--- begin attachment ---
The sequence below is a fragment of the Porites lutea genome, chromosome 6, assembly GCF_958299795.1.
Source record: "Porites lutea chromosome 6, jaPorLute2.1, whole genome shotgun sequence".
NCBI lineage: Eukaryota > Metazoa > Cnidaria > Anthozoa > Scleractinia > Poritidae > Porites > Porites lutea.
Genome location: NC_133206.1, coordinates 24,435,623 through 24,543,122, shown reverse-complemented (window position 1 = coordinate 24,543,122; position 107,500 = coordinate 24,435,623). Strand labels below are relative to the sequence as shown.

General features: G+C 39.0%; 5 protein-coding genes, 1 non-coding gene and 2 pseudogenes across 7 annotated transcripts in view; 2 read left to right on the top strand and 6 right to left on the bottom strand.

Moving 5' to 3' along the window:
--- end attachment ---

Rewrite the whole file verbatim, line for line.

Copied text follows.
The sequence below is a fragment of the Porites lutea genome, chromosome 6, assembly GCF_958299795.1.
Source record: "Porites lutea chromosome 6, jaPorLute2.1, whole genome shotgun sequence".
NCBI lineage: Eukaryota > Metazoa > Cnidaria > Anthozoa > Scleractinia > Poritidae > Porites > Porites lutea.
Genome location: NC_133206.1, coordinates 24,435,623 through 24,543,122, shown reverse-complemented (window position 1 = coordinate 24,543,122; position 107,500 = coordinate 24,435,623). Strand labels below are relative to the sequence as shown.

General features: G+C 39.0%; 5 protein-coding genes, 1 non-coding gene and 2 pseudogenes across 7 annotated transcripts in view; 2 read left to right on the top strand and 6 right to left on the bottom strand.

Moving 5' to 3' along the window: